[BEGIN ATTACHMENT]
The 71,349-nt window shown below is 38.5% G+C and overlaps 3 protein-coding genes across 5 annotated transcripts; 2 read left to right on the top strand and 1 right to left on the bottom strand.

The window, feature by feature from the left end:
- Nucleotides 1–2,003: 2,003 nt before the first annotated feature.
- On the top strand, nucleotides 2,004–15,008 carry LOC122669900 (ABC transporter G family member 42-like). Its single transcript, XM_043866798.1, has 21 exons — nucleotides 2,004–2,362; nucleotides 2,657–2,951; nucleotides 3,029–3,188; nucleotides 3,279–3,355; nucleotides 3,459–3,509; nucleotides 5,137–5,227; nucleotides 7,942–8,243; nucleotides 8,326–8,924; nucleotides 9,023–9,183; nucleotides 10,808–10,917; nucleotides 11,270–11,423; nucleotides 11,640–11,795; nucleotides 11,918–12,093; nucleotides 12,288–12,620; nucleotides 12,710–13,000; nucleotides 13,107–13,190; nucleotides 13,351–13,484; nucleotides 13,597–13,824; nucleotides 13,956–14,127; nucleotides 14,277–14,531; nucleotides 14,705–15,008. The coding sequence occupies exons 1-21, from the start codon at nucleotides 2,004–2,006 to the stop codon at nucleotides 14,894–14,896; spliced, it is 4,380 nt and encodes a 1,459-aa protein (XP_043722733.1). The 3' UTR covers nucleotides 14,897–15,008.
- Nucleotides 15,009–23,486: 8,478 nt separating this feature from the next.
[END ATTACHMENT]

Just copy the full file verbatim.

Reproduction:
The 71,349-nt window shown below is 38.5% G+C and overlaps 3 protein-coding genes across 5 annotated transcripts; 2 read left to right on the top strand and 1 right to left on the bottom strand.

The window, feature by feature from the left end:
- Nucleotides 1–2,003: 2,003 nt before the first annotated feature.
- On the top strand, nucleotides 2,004–15,008 carry LOC122669900 (ABC transporter G family member 42-like). Its single transcript, XM_043866798.1, has 21 exons — nucleotides 2,004–2,362; nucleotides 2,657–2,951; nucleotides 3,029–3,188; nucleotides 3,279–3,355; nucleotides 3,459–3,509; nucleotides 5,137–5,227; nucleotides 7,942–8,243; nucleotides 8,326–8,924; nucleotides 9,023–9,183; nucleotides 10,808–10,917; nucleotides 11,270–11,423; nucleotides 11,640–11,795; nucleotides 11,918–12,093; nucleotides 12,288–12,620; nucleotides 12,710–13,000; nucleotides 13,107–13,190; nucleotides 13,351–13,484; nucleotides 13,597–13,824; nucleotides 13,956–14,127; nucleotides 14,277–14,531; nucleotides 14,705–15,008. The coding sequence occupies exons 1-21, from the start codon at nucleotides 2,004–2,006 to the stop codon at nucleotides 14,894–14,896; spliced, it is 4,380 nt and encodes a 1,459-aa protein (XP_043722733.1). The 3' UTR covers nucleotides 14,897–15,008.
- Nucleotides 15,009–23,486: 8,478 nt separating this feature from the next.